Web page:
SHANGHAI Aug 27 (Reuters) - A series of antitrust investigations by Chinese regulators are part of efforts to toughen enforcement of a 2008 anti-monopoly law and are not just directed at foreign firms, the official China Daily reported on Tuesday.
Some foreign executives in China have said recent high-profile probes into the milk powder and pharmaceutical sectors appeared to show foreign companies were being singled out.
Reuters reported last week that an official from the National Development and Reform Commission (NDRC) put pressure on some 30 foreign firms at a meeting in late July to confess to any antitrust violations and warned them against using external lawyers to fight accusations from regulators.
"There is no such thing as specially targeting foreign companies. Our investigations focus on monopolistic conduct, not the entities behind it," the China Daily quoted an unidentified official from the NDRC as saying.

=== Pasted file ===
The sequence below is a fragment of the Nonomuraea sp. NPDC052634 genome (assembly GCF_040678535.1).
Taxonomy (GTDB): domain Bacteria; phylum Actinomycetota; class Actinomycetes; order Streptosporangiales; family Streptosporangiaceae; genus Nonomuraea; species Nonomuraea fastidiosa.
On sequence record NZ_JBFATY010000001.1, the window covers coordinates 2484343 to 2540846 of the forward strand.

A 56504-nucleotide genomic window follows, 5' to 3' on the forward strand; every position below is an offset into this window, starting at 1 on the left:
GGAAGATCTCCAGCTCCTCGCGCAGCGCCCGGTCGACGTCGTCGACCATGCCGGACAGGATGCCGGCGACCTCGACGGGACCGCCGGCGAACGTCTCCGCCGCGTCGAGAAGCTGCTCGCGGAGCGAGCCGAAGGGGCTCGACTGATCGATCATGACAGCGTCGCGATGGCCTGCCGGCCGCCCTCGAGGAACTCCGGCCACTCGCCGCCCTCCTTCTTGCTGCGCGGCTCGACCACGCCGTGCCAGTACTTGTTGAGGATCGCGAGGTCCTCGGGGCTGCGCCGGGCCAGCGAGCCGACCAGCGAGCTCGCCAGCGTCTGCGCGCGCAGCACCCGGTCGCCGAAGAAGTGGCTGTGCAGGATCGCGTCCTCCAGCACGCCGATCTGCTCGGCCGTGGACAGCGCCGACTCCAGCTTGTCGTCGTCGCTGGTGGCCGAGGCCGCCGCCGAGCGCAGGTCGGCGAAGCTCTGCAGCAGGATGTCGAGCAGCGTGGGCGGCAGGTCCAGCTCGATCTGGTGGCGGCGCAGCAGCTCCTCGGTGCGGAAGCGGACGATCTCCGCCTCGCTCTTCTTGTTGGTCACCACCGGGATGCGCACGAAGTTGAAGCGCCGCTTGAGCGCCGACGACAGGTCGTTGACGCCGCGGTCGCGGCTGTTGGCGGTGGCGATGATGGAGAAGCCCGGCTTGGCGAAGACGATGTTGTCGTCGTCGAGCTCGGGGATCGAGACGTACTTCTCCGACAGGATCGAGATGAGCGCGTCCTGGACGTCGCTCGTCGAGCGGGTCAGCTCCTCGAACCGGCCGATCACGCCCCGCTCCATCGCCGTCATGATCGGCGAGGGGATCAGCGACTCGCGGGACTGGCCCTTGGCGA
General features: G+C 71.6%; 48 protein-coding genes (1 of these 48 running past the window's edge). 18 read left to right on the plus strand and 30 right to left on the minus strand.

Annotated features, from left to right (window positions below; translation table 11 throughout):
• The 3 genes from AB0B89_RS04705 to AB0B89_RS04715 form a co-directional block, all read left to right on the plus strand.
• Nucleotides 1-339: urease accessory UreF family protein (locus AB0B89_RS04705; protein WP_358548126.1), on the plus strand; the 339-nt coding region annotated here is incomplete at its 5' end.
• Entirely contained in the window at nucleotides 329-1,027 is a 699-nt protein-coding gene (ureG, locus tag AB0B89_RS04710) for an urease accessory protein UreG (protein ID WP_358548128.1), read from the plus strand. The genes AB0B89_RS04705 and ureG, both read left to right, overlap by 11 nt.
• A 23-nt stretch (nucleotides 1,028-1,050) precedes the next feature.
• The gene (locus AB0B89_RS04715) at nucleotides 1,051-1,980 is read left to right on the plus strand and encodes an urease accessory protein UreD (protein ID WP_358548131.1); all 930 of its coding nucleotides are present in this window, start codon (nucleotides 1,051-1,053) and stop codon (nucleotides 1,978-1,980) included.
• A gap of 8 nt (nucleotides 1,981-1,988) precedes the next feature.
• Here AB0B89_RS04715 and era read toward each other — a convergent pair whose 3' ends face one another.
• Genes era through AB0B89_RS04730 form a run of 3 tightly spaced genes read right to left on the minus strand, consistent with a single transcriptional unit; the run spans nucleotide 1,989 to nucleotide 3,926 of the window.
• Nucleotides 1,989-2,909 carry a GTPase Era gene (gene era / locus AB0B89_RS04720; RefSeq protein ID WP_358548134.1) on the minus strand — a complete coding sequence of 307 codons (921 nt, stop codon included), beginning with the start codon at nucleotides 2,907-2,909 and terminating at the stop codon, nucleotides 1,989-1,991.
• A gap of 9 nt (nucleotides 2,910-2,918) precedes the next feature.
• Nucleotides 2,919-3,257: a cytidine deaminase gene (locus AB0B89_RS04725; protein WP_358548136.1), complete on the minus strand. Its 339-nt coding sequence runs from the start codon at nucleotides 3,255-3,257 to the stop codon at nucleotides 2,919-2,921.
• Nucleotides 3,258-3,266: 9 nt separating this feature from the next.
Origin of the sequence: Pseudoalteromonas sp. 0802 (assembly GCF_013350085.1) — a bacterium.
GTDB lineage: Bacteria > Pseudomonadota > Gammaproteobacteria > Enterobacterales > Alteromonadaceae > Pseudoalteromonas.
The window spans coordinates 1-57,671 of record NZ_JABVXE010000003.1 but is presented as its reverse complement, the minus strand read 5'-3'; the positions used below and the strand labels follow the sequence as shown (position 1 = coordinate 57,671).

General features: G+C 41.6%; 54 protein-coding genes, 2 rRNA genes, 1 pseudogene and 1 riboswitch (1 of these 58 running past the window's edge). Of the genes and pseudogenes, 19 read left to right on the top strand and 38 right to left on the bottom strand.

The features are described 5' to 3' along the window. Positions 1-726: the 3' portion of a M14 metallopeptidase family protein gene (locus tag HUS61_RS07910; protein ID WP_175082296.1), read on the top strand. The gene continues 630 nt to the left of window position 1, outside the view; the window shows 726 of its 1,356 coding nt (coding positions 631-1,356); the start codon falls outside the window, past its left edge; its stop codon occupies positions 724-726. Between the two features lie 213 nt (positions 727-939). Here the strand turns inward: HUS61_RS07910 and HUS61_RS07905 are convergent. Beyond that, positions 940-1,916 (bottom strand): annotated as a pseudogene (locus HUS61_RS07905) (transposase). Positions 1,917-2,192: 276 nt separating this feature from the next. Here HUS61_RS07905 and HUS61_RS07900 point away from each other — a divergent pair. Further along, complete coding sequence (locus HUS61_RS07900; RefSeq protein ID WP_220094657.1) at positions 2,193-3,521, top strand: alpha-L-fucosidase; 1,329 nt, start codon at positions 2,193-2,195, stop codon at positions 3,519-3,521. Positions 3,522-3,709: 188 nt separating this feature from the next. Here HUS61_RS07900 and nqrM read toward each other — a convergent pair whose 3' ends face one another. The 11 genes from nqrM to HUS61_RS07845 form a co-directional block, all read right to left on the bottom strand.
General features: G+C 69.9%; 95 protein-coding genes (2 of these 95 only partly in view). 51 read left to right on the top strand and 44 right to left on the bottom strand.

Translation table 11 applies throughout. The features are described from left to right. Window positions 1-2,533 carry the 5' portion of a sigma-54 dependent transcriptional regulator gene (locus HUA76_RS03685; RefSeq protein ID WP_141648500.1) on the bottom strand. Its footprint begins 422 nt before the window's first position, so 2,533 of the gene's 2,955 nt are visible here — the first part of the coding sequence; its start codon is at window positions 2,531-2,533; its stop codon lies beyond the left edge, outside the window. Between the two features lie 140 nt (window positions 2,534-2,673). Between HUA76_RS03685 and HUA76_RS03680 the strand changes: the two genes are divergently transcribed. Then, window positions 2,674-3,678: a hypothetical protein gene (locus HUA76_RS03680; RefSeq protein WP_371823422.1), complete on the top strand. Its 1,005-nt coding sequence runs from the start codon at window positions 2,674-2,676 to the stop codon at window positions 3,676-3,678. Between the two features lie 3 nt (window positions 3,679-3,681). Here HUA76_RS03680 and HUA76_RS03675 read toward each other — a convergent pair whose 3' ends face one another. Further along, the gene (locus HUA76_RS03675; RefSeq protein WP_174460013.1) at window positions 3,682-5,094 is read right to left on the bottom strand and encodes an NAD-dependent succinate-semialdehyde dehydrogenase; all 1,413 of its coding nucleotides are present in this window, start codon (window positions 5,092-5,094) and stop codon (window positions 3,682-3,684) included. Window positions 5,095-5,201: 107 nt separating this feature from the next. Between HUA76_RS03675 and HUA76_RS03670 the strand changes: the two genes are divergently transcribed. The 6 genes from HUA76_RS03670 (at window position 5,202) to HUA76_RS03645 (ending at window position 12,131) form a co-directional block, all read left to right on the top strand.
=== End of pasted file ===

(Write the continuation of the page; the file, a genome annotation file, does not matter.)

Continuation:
The NDRC, which regulates prices, was investigating other sectors but it was too early to release details because of the complexity of enforcing the anti-monopoly law, the official said.
The China Daily also quoted Huang Yong, deputy head of the expert advisory group at the anti-monopoly committee under China's cabinet as saying enforcement of the anti-monopoly law would become "the new normal".
The NDRC has launched nearly 20 pricing-related probes into domestic and foreign firms in the last three years, according to official media reports and research published by law firms.
Earlier this month, the NDRC handed down record fines to six milk powder firms, including Mead Johnson Nutrition Co and Danone, for anti-competitive behaviour. It is also investigating 60 foreign and local pharmaceutical companies over pricing and costs.
The official Xinhua news agency said in a recent commentary that China had not discriminated against foreign firms. It has also rebuffed speculation the milk powder probe was aimed at boosting domestic brands over foreign rivals.
Xu Kunlin, head of the anti-monopoly bureau at the NDRC, told a China Central Television (CCTV) programme recently that petroleum, telecommunications, banking and the auto sectors could also be investigated for antitrust violations.
The China Automobile Dealers Association told Reuters this month that its officials were collecting data on the price of all foreign cars sold in the country for the NDRC.